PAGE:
Study Guide

Monty Python and the Holy Grail Power

Power

GUARD: Halt! Who goes there?

ARTHUR: It is I, Arthur, son of Uther Pendragon, from the castle of Camelot. King of the Britons, defeater of the Saxons, sovereign of all England!

GUARD: Pull the other one!

ARTHUR: I am. And this is my trusty servant Patsy. We have ridden the length and breadth of the land in search of knights who will join me in my court of Camelot. I must speak with your lord and master.

GUARD: What, ridden on a horse?

ARTHUR: Yes!

GUARD: You're using coconuts!

In case you didn't know, "pull the other one" is an idiom that essentially means "yeah right". The guard is basically calling Arthur out, saying there's no way he's a king. To be fair, he doesn't even have a horse; Patsy is using coconuts to mimic the horse's sound, another thing the guard calls them out on.

Also, notice the elevation difference. The guard appears to be way above him on a castle wall and every shot emphasizes this, we never just get the guards point of view. The guard is in the position of power here while the famous King Arthur is not. And it's only just the first scene.

ARTHUR: Please, please good people. I am in haste. Who lives in that castle?

DENNIS' MOTHER: No one lives there.

ARTHUR: Then who is your lord?

DENNIS' MOTHER: We don't have a lord.

ARTHUR: What?

DENNIS: I told you. We're an anarcho-syndicalist commune. We take it in turns to act as a sort of executive officer for the week...

ARTHUR: Yes.

DENNIS: …but all the decisions of that officer have to be ratified at a special biweekly meeting…

ARTHUR: Yes, I see.

DENNIS: …by a simple majority in the case of purely internal affairs…

ARTHUR: Be quiet!

DENNIS: …but by a two-thirds majority in the case of more major—

ARTHUR: Be quiet! I order you to be quiet!

DENNIS' MOTHER: Order, eh? Who does he think he is?

Arthur can't even command respect from some mud-mining peasants. Dennis is a forward thinking dude who seems to be an expert in self-government. On the other hand, Arthur is traveling the land in search of knights and Dennis is digging in the dirt.

So while Dennis isn't fazed by Arthur's title, the power discrepancy still exists. Dennis' ideal commune doesn't have a power hierarchy; everyone takes turns running the group. You can see how far that got them. Both kingly authority and egalitarian forms of government get the Python treatment here.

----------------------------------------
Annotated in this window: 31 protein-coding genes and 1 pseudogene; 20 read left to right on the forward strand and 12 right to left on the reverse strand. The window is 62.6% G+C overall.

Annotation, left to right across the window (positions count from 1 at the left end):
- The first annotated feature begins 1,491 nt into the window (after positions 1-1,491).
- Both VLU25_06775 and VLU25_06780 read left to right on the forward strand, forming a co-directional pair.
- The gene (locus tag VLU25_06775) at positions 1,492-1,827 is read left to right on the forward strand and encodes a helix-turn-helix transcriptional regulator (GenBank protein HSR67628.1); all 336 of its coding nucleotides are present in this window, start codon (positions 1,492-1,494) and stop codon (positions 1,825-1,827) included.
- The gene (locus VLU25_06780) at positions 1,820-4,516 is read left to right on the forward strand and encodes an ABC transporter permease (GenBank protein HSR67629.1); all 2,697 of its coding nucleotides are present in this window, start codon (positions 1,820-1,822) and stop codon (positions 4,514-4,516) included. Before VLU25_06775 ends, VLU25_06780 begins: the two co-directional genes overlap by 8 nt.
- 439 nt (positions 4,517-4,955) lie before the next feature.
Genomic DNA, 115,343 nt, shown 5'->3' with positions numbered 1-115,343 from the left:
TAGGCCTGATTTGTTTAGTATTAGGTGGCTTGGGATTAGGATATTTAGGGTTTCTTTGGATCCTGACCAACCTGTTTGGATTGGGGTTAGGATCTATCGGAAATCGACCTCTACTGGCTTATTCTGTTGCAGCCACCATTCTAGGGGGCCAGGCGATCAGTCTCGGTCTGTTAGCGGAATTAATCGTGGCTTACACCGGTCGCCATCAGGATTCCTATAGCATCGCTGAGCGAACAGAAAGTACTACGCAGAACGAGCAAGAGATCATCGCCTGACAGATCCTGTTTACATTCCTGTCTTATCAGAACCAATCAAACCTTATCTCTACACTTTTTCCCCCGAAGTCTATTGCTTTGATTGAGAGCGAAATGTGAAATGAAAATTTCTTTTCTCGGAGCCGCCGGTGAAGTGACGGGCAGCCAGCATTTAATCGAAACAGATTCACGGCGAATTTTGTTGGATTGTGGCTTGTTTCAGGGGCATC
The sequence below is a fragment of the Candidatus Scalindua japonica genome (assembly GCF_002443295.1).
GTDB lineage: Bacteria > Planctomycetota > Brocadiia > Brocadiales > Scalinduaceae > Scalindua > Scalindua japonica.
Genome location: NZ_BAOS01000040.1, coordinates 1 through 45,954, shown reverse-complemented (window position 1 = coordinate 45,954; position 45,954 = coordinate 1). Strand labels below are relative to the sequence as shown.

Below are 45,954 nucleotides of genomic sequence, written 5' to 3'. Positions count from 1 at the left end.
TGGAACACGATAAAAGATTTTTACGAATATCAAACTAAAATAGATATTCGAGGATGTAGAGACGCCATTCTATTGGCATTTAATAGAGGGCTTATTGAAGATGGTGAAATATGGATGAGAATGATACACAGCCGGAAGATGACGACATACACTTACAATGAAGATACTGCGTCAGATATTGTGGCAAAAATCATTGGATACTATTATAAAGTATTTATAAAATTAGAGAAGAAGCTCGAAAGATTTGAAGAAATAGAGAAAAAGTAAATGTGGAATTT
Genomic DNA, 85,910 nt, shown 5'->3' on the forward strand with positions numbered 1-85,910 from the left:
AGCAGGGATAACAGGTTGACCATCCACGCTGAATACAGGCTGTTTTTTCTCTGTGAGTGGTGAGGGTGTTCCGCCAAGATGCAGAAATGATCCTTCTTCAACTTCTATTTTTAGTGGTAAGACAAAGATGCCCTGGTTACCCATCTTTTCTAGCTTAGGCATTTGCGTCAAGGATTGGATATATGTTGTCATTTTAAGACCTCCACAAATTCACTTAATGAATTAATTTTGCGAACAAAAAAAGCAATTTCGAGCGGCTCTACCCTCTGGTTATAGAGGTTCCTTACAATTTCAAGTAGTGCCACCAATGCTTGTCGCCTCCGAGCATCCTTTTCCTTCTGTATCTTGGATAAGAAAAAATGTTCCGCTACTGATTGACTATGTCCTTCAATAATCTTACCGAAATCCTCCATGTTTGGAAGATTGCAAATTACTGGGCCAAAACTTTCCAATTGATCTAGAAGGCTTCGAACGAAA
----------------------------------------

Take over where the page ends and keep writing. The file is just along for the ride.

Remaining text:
DENNIS: I mean, if I went around sayin' I was an emperor just because some moistened bint had lobbed a scimitar at me, they'd put me away!

ARTHUR: Shut up! Will you shut up! [Arthur grabs and shakes him]

DENNIS: Ah, now we see the violence inherent in the system.

ARTHUR: Shut up!

DENNIS: Oh! Come and see the violence inherent in the system! Help! Help! I'm being repressed!

ARTHUR: Bloody peasant!

DENNIS: Oh, what a giveaway. Did you here that? Did you here that, eh?

Dennis actually has a point here. If Arthur wanted to, he could draw Excalibur (or whatever sword he's carrying) and silence Dennis for good. Violence is power, and it won't be the last time we see it in Holy Grail.

RUDE FRENCHMAN: You don't frighten us with your silly knees-bent running around advancing behavior!

Nothing like ridicule to puncture one's confidence and reverse the power dynamic. Political cartoonists know this well.

ARTHUR: Knights of Ni, we are but simple travelers who seek the enchanter who lives beyond these woods.

KNIGHT WHO SAYS NI: Ni! Ni! Ni! Ni!

ARTHUR AND PARTY: Oh, ow!

KNIGHT WHO SAYS NI We shall say "ni" again to you if you do not appease us.

ARTHUR: Well, what is it you want?

KNIGHT WHO SAYS NI: We want... a shrubbery!

ARTHUR: A what?

KNIGHT WHO SAYS NI: Ni! Ni!

ARTHUR AND PARTY: Oh, ow!

ARTHUR: Please, please! No more! We shall find a shrubbery.

We're not sure what's up with the word "ni", but we can't help but agree that it's rather terrifying. Maybe it's the malice with which it's said, or maybe the fact that few hear it and live to tell the tale. Even Arthur resorts to using it to torture a poor old lady. Language once again, is a means to control other people, even kings.

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